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It was previously reported that diethylnitrosamine (DEN) enhanced liver cancer progression in ATT-MYC mouse model of liver cancer. Radiogenomics is a new tool in advanced science technology that gives information on tumor biology, non-tumor surrounding tissue, the degree of tumor size and presence of necrosis of cells especially with joined micro computed tomography – positron emission tomographys (CT/PETs).
To evaluate the correlation of gene expression and non-invasive microPET information of the liver tumors at different points of the stage of growth.
Exon array expression of the liver of ATT-MYC mice treated with DEN or butylated hydroxytoluene (BHT) compared to control non-transgenic mice were analyzed by array track and the current data were also compared to microarray expression of liver tumor of ATT-MYC mice.
The expression of genes responsible for glucose transport such as glut1, 3, 4, hk1, slc1a5, slc1a1, slc1a4, slc1a2, gp6c and gpc-1-3-4 were up-regulated significantly in DEN-treated transgenic mice immediately after end of treatment (p≤0.05), while glut2 (fold change 0.9503, p-value 0.4385) and hk2 (fold change 3.0589, p-value 0.0565) genes were increased not significantly immediately after end of treatment. Additionally, at 4.5-months of observation after the end of treatment slc1a5, slc38a2, glut1, glut4 and gpc3-4 genes had a significant fold change in liver tumor tissue in DEN treated mice when compared to BHT or control transgenic or non-transgenic one. While hk1, 2, slc5a1, slc1a4, glut2, glut3, g6pc and gpc-1 genes were increased non-significantly in the liver of treated mice when compared to control group at 4.5-months of observation after the end of treatment. Notably, c-myc, hif-1 and aldoa glycolytic genes were expressed significantly both time points of 4 and 8.5-months while ldhb, hk-2 and PKM2 were increased non-significantly in DEN treatment when compared to BHT/control non-transgenic animals.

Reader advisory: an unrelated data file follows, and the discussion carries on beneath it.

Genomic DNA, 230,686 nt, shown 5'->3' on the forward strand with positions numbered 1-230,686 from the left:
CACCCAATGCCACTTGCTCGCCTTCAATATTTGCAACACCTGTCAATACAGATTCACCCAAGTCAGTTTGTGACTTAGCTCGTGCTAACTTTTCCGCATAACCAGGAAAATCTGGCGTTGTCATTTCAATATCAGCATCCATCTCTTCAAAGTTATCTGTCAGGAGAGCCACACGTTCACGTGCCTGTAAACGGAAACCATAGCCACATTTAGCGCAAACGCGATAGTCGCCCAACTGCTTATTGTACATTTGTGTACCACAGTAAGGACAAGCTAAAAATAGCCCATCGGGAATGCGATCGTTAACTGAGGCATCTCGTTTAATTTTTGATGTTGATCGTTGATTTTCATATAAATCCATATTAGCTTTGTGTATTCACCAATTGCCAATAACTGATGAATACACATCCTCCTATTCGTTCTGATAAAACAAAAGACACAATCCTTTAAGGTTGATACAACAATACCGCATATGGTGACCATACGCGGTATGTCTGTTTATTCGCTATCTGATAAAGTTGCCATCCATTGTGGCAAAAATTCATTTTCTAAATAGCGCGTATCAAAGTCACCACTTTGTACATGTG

There is a definitive correlation between genes responsible for glucose transport and 18F-Fluorodeoxyglucose (FDG) uptake in the early and advanced degree of liver carcinogenesis. This study of glucose pathway in Hepatocellular carcinoma (HCC) at different stages of early and advanced one is the potential for therapeutic anticancer therapy.
18-FFluorodeoxyglucose (FDG); MicroPET; Exon array expression; Hepatocellular carcinoma (HCC); Att-myc transgenic mice; Diethylnitrosamine (DEN), Butylated hydroxytoluene (BHT); Glucose metabolism.
Consultant Physician and Gastroenterologist Hull and East Yorkshire NHS Hospital TrustsHull Royal Infirmary Anlaby Rd, Hull East Riding of Yorkshire HU3 2JZ, UK
Senior Research Fellow Head of Hepatology Research LaboratoryDepartment of Medicine The University of MelbourneLevel 7, Lance Townsend Building Austin Health, 145 Studley Road Heidelberg, Victoria 3084, Australia
Associate Professor Department of Kinesiology and Nutrition Department of PathologyCollege of Applied Health Sciences University of Illinois Medical Center 1919 W Taylor Street, RM 627 Chicago, IL 60612, USA
Senior Lecturer in Clinical Biochemistry Department of Biomedical Sciences Faculty of Science & TechnologyUniversity of Westminster 115 New Cavendish Street London, W1W 6UW, UK
Specialist in General SurgeryAggregate Professor of SurgeryTor Vergata UniversityRome, Italy